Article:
Lab 3 Discussion, ECE637, Spring 2008

Hi this is about another really powerful tool. As Professor Bouman has been talking a lot about debugging I suggest (if you are not using one already !) that one can make use of GDB (GNU debugger). It is a really powerful tool to debug codes. We can track status of all variables and see them change as the program execcutes. It is really easy to use especialy with the Emacs editor.

A link for GDB is :

I found the debugging tool really cool and useful esp for lab 3 where we have to code from scratch.

Singanallur V Venkatakrishnan

A simple stack implementation --nicholas.klosterman.1, Wed, 06 Feb 2008 15:04:39 -0500 reply

Since this class is about DIP and not data structures I feel help in implementing a stack is worthwhile.

  1. define SIZE 250 //choose a size you feel is appropriate

void push(struct pixel i); struct pixel pop(void);

struct *topofstack, *stackptr, stack[SIZE]?;

initialize these variables in main()

   topofstack= stack; /* tos points to the top of stack / stackptr= stack; / initialize p1 */

void push(struct pixel i) {

   stackptr++; if(stackptr== (stackptr+SIZE)) {
       printf("Stack Overflow.n"); exit(1);
   } *stackptr= i;


struct pixel pop(void) {

   if(stackptr== stackptr) {
       printf("Stack Underflow.n"); exit(1);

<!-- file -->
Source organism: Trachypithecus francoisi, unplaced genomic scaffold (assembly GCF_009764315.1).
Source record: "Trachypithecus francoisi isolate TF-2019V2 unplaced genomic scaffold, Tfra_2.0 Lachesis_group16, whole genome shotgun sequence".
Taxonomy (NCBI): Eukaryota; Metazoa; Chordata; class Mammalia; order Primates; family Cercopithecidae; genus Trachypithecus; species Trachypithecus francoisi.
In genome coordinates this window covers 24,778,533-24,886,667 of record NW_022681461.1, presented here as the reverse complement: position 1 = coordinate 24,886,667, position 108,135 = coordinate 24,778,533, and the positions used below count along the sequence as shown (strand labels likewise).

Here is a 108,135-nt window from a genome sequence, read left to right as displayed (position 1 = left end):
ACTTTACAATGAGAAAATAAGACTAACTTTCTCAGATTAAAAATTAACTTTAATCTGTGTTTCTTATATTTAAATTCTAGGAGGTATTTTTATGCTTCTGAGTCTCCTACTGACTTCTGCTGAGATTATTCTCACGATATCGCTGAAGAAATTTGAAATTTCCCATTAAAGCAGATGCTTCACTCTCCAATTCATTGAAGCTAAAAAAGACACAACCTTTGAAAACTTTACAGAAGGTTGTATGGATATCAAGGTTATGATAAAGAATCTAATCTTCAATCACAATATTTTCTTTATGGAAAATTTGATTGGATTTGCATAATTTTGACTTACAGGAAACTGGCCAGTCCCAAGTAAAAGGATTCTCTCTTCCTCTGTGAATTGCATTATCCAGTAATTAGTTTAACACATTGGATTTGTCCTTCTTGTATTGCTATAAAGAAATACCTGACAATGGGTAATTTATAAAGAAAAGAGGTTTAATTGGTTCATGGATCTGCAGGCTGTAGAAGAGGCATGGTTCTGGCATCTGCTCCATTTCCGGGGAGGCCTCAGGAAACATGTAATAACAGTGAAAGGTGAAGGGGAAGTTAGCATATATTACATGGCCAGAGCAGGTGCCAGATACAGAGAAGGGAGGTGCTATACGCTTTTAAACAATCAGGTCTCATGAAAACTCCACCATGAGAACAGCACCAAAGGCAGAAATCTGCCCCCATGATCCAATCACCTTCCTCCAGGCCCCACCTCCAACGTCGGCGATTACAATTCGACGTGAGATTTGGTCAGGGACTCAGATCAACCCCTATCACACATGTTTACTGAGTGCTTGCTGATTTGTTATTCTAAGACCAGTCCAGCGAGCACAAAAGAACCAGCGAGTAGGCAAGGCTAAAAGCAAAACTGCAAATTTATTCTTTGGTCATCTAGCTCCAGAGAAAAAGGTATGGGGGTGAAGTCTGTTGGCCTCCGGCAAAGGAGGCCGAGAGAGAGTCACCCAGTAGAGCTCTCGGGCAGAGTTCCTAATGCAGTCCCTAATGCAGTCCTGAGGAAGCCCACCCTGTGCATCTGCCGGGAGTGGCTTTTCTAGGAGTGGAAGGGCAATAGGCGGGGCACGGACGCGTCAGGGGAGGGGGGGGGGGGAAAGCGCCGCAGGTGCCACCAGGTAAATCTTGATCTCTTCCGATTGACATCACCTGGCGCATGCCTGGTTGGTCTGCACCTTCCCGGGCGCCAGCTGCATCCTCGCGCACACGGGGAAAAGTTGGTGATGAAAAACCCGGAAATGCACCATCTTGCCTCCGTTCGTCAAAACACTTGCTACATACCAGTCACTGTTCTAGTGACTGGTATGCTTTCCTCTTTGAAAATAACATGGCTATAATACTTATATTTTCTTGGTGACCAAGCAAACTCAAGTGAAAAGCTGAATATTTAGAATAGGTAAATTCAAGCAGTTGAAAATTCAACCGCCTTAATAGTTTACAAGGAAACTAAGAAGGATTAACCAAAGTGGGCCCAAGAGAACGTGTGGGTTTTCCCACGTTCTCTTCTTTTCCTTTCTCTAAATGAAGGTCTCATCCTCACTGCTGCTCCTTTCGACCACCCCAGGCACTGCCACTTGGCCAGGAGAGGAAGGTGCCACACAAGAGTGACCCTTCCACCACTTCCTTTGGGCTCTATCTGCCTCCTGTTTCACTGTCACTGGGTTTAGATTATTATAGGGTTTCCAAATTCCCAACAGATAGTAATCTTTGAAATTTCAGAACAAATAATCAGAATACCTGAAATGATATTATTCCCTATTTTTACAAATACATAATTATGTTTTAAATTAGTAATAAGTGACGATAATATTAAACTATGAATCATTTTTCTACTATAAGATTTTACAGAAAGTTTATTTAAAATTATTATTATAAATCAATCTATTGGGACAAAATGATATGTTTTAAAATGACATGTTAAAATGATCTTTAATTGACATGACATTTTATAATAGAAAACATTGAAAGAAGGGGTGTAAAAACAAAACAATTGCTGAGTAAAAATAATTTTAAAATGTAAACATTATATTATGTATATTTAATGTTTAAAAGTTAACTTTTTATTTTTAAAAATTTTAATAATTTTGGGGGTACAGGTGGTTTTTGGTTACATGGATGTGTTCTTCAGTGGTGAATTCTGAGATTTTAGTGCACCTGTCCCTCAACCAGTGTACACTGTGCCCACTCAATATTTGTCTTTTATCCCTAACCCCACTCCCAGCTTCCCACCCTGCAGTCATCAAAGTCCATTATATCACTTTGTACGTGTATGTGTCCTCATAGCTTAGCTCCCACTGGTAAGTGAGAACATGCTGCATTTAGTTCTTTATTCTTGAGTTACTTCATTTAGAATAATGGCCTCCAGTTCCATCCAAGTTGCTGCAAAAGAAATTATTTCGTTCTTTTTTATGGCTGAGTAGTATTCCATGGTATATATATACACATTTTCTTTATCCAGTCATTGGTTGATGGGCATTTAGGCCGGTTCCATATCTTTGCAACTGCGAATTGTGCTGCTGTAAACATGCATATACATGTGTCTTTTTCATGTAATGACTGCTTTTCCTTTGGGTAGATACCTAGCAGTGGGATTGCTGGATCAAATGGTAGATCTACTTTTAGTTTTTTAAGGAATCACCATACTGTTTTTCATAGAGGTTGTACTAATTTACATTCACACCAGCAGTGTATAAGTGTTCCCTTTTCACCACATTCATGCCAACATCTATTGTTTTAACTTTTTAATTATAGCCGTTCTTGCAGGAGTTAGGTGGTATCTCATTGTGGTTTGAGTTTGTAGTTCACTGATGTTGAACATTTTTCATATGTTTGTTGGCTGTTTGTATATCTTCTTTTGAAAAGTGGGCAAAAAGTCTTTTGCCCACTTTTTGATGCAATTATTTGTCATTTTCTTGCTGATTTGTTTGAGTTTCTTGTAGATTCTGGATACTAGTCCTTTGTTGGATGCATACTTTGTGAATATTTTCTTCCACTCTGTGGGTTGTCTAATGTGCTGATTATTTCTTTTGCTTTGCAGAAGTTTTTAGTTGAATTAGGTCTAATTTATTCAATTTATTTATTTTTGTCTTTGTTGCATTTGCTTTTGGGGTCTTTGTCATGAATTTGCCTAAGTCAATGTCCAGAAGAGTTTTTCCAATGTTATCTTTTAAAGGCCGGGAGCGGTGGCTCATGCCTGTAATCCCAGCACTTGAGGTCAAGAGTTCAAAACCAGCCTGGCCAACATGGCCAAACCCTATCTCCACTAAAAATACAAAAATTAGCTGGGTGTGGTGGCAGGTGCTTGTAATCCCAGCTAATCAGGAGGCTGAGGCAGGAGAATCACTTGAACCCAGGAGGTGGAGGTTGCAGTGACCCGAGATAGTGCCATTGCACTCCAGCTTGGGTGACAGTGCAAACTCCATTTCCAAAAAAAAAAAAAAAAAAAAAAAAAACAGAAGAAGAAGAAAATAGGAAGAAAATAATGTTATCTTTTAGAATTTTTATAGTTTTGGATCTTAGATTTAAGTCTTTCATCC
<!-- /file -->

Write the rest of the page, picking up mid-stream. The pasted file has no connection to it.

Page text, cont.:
} stackptr--; return *(stackptr+1);


This is only a way to implement a stack in C. I'm sure that there are more elegant ways. To declare stackptr and topofstack in main as globals and use them in other files you'll need to declare them as extern in the subsequent files. This lets the linker know that the variables it is using are declared in another file.

A simple stack implementation --nicholas.klosterman.1, Wed, 06 Feb 2008 15:08:09 -0500 reply

Although the wiki gave me some unexpected formatting, I believe that the code is still all there. There is one correction. The line under "initialize these variables in main" should have stackptr=stack; on it's own line and not commented out.

... --mehmet.gunal.1, Mon, 11 Feb 2008 10:50:16 -0500 reply

I haven't used any additional functions for stacking purposes. I kept track of the stack pointer at an integer "i", and incremented "i" as I add in to my stack "B" and decremented "i" as I take out from my stack "B". I hope this helps.

gcc version issues --joshua.s.hayden.1, Thu, 14 Feb 2008 14:20:20 -0500 reply

I was having very strange memory issues compiling this program in Linux.

I don't know why yet, but if I switch back from gcc version 4.1.2 to gcc version 3.4.6, everything works fine. The VISE lab uses gcc version 3.4.6, so you'll be fine if you're running your program there.

If anyone has an idea as to why gcc version 4 breaks my program, please let me know.

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